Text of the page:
Every business owner needs to decide how the business will be operated. This will determine the success of the business and making the correct decision will allow the business owner to operate with as little stress as possible. Below are five tips that will help in making your business the success that you envisioned.
1. Creating the correct legal structure
One of the first decisions every small-business owner has to make is how the business will operate. This can range from everything from a sole proprietorship to a corporation “You automatically start out as a sole proprietorship,” says Certified Financial Planner David M. Williams, founding director of Business Enhancement Associates LLC in Cordova, Tenn. It must be emphasized that you should always consult an account or financial planner before making this decision because the choice of business structure depends on many factors including your financial situation and your goals. What follows is guide as the kinds business structures you may consider.
The most simple structure is a sole proprietorship. It costs no money because you don’t have to pay to create corporate documents and tax returns. Operating as a sole proprietor, however, is dependent on the type of business you are in and personal risk tolerance. “We always strongly urge people to set up a corporation because it gives you some legal protection,” says Don Mazzella, chief operating officer and publisher at Information Strategies Inc., a Ridgefield, N.J., provider of publications for small businesses. Operating as a sole proprietorship opens you up to all sorts of liability including business debts. Owners can be subject to lawsuits and collection actions. If nothing else operating as a corporation gives many legal protections and will aid in protecting your credit rating. But Williams isn’t convinced a corporate entity is the best alternative for every business. As he says, “I wouldn’t say you should run out and form a corporate entity until you know you can be in business for yourself,” He further explains, “It’s expensive, but it’s also a waste in both time and money. Once you know you can be successful, if you’re doing consulting work and are truly the sole proprietor of your company, staying a sole proprietorship is probably best. If there’s more than one person with capital involved — whether that’s cash or sweat equity — form an entity that spells out how much is owned, who is responsible for what, and whether taxes should be paid at the corporate or individual level.”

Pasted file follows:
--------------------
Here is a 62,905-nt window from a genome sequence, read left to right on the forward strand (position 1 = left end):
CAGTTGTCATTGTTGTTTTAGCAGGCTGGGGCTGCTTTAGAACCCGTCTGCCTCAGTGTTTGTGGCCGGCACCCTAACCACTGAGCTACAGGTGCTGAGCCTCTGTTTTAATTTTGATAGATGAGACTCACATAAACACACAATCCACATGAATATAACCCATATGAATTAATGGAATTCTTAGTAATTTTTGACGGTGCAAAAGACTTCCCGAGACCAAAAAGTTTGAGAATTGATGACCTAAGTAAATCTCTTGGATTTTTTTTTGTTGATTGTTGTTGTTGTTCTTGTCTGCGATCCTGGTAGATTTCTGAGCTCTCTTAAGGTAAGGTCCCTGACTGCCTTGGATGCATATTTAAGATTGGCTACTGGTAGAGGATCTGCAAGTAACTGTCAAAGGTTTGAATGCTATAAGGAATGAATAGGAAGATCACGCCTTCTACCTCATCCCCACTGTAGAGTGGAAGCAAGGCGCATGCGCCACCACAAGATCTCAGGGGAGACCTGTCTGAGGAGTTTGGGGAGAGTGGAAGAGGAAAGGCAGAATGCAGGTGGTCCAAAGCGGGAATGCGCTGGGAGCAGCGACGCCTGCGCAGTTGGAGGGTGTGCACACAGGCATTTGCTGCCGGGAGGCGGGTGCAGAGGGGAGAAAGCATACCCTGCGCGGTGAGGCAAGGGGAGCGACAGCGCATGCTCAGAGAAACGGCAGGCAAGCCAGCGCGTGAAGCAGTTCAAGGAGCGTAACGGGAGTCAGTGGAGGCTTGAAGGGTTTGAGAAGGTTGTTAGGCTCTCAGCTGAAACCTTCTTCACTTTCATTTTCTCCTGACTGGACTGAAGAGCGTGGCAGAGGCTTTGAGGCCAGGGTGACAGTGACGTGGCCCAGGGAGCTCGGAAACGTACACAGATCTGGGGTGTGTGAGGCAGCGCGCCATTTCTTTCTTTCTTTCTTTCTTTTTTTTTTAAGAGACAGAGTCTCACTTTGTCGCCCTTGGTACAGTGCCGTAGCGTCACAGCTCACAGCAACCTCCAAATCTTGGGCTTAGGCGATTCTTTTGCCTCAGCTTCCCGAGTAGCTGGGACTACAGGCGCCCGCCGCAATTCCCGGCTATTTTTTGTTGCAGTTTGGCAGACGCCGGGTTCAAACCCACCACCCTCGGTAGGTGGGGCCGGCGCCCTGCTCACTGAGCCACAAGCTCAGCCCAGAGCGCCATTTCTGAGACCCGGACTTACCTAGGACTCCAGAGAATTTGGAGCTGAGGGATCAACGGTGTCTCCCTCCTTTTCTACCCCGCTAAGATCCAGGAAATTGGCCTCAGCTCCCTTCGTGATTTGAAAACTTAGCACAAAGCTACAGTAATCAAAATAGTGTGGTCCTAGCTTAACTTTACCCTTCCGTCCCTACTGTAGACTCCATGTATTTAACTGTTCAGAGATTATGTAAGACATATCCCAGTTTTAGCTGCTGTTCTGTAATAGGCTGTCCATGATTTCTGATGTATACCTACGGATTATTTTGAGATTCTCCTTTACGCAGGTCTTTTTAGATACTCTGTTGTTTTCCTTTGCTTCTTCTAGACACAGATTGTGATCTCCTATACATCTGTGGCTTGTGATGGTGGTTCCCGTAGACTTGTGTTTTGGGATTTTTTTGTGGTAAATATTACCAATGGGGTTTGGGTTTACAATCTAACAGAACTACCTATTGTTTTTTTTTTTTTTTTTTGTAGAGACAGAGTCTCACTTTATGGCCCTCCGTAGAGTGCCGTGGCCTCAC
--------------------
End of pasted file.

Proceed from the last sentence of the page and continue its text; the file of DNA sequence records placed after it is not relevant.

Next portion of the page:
There are other ways to operate as business as well. This includes partnerships and limited liability companies (LLC). If you are a professional such as a doctor, lawyer or accountant, many states have a hybrid structure known as a professional corporation (PC). Cost shouldn’t be the most important factor the decision making process. “Many online sources allow you to create a corporate entity for just a few hundred dollars,” says Allen Bostrom, CPA, president and CEO of Universal Accounting Center in Salt Lake City, which trains accountants, tax preparers and bookkeepers. “You just put in your information, and they’ll create templates.” Just a few are Legalzoom.com, The Company Corp. and Incfile.com.
2. Paying taxes, or not
The structure of the business will go along way in determining how taxes will be paid on the profits, hopefully, of the business and when the taxes need to be paid. Even though there are many factors at play, being a sole proprietorship, you don’t need to pay taxes right away. “Going by the letter of the law, if you make more than the de minimus amount of $400, you’re supposed to file taxes quarterly,” says Williams. “But there are no penalties if during the year you shift from being an employee to being self-employed and you don’t make quarterly tax payments.” This is not the case if the business operates as a corporation. “Those entities must begin filing taxes on income as they earn it,” says Williams. “If you as an entity make money, you have to report it quarterly.”